Chicago had been a “hot” town for labor riots and social discontent for over a decade. Before the Haymarket Square Riot at the McCormick Harvester Company, there had been a lockout. McCormick had called in the police, brought in Pinks (Pinkertons), hired scabs, strike breakers and agitators.
Discharged workers and locked out union members gathered outside of the plant a few days later for a protest rally. Mr. McCormick decided to call the local police under Captain John Bonfield, a substantiated and demonstrated violent union opponent, to come out and supervise the affair. At the same time McCormick decided to close down his plant for the afternoon, and announce a new, shorter, eight hour day to his recently hired scab employees. The men outside were fired and replaced by these scabs because they had petitioned Mr. McCormick for just such an eight hour day a few days before. When the scabs, the pinks, and McCormick’s hired thugs exited the gates to the plant, violence erupted. A half dozen, unarmed strikers were killed and several others were injured and maimed in the melee. It is interesting to note that Mr. McCormick was not arrested at this point for being a part of a conspiracy to incite a riot which ended in the death of several human beings - which was the traditional practice for union leaders involved in similar social disasters.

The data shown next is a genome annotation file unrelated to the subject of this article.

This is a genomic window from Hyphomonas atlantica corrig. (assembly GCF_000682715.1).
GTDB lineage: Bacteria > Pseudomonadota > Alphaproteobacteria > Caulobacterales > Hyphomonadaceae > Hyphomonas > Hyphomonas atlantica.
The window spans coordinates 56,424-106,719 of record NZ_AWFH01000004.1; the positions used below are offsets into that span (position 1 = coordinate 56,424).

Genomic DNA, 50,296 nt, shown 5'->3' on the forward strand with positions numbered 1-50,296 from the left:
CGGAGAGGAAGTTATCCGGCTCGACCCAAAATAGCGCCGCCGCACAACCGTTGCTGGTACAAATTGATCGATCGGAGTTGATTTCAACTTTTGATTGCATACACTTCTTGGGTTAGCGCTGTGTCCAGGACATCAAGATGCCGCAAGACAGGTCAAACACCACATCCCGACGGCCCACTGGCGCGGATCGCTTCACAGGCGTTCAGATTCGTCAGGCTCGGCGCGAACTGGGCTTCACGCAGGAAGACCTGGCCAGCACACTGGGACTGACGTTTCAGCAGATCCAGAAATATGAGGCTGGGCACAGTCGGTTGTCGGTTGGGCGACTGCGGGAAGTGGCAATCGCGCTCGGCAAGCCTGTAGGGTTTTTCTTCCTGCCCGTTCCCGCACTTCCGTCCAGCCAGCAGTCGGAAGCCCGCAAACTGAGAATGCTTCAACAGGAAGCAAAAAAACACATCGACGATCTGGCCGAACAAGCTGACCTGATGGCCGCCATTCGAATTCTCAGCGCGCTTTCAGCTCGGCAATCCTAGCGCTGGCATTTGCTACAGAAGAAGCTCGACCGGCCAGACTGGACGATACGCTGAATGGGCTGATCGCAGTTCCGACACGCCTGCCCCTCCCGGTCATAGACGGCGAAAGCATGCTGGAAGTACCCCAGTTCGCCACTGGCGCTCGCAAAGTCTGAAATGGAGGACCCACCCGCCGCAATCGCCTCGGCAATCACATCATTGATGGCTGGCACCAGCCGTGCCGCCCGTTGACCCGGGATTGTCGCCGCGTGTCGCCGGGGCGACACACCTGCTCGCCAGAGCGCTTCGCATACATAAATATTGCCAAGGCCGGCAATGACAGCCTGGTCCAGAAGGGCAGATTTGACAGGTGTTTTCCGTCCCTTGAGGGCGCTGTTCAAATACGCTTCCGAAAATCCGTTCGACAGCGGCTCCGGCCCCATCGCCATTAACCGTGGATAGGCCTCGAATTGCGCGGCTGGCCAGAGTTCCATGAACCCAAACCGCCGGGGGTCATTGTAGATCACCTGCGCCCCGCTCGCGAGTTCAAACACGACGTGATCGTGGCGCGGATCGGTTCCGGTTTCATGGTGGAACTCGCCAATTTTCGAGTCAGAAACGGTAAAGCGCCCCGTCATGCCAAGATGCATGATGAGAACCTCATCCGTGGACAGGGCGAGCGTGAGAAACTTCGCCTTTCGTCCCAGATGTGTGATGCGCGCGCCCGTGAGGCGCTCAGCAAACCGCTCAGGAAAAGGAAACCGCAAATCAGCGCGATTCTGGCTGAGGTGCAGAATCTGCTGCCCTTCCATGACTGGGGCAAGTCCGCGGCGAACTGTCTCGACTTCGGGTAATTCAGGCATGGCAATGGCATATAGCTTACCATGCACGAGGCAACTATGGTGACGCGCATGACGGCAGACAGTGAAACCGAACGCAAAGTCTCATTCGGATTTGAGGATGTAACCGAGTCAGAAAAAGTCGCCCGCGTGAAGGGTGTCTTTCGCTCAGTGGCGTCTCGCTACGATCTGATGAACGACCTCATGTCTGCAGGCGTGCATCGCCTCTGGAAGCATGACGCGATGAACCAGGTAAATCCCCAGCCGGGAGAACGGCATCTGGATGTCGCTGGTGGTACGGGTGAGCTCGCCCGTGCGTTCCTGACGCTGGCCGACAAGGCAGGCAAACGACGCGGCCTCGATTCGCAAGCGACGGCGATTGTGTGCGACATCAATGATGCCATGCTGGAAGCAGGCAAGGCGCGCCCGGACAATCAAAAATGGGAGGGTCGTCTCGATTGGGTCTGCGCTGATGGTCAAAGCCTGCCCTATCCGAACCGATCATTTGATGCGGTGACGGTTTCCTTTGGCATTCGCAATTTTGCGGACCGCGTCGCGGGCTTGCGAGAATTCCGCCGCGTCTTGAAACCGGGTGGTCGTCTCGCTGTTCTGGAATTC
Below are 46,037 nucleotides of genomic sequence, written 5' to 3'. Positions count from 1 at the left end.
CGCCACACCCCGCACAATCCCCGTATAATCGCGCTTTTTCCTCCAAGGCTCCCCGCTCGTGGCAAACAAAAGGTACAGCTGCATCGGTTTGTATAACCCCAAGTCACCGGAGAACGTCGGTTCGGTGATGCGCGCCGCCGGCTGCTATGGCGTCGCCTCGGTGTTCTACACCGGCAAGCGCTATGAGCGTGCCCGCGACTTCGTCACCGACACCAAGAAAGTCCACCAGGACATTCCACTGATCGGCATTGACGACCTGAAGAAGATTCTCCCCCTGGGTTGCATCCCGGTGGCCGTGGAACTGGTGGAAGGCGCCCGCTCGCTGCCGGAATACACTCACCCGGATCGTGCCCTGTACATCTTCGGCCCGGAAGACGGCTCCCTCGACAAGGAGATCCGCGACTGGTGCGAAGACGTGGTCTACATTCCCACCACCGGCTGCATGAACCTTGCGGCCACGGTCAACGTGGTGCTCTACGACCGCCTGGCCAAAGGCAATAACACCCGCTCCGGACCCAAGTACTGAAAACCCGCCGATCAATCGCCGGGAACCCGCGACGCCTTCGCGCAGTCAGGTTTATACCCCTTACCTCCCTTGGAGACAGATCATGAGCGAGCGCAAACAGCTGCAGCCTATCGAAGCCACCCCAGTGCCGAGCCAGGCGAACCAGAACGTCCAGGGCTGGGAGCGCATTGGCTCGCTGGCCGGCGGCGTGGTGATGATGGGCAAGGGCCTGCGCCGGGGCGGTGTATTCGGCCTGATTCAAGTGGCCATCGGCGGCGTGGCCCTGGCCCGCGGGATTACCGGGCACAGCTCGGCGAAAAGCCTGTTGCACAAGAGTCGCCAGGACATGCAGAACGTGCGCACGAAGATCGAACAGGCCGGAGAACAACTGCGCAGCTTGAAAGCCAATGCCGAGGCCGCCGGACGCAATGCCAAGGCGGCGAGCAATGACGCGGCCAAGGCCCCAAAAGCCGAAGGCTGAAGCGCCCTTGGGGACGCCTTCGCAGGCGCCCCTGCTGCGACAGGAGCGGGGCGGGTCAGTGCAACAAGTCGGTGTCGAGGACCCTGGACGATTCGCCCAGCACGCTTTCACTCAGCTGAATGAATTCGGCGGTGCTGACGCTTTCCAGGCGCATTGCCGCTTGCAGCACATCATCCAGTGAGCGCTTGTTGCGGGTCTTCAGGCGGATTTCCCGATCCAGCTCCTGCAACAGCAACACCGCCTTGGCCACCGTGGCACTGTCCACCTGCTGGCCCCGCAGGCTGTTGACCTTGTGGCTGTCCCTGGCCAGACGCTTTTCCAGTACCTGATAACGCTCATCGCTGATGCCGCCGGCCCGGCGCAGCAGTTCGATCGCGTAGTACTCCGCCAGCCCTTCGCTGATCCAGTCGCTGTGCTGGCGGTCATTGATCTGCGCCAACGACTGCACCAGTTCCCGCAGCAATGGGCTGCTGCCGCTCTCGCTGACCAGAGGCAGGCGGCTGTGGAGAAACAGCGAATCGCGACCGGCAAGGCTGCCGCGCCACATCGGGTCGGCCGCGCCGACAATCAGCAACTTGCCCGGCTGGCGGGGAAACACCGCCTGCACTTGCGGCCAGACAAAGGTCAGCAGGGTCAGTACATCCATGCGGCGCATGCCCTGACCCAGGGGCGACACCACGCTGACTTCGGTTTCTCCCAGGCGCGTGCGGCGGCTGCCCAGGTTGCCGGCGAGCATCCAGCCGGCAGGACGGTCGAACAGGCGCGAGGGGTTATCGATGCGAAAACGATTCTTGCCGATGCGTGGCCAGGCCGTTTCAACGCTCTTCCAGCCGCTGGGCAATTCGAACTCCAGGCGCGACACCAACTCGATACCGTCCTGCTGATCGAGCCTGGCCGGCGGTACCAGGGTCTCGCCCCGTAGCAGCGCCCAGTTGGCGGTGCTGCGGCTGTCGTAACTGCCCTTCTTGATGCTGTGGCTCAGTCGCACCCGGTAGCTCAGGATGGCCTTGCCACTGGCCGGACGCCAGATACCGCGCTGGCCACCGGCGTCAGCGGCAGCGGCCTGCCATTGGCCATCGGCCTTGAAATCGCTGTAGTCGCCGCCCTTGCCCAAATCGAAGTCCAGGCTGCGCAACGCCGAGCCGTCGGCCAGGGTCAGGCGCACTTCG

In response to this provocation and slaughter, the union wrote up and dispensed pamphlets calling for another rally - this time at Haymarket Square. Its members were advised to come prepared for violence.
Mayor Carter H. Harrison attended the meeting to monitor any problems. Later that evening as rain began to fall, and anticipating no trouble, he left. At the trial, he subsequently testified that everything was peaceful. Even the radical speakers he felt to be non-threatening - their speeches “tame.” The speakers were concerned with union recruitment and potential future benefits. No one was being encouraged to riot or engage in violence. He stopped by the police station and told Captain Bonfield to dismiss the riot squad, no action was necessary. Bonfield disregarded the mayor’s orders and sent 180 riot squad policemen over to the area with orders to dismiss the crowd of trouble makers.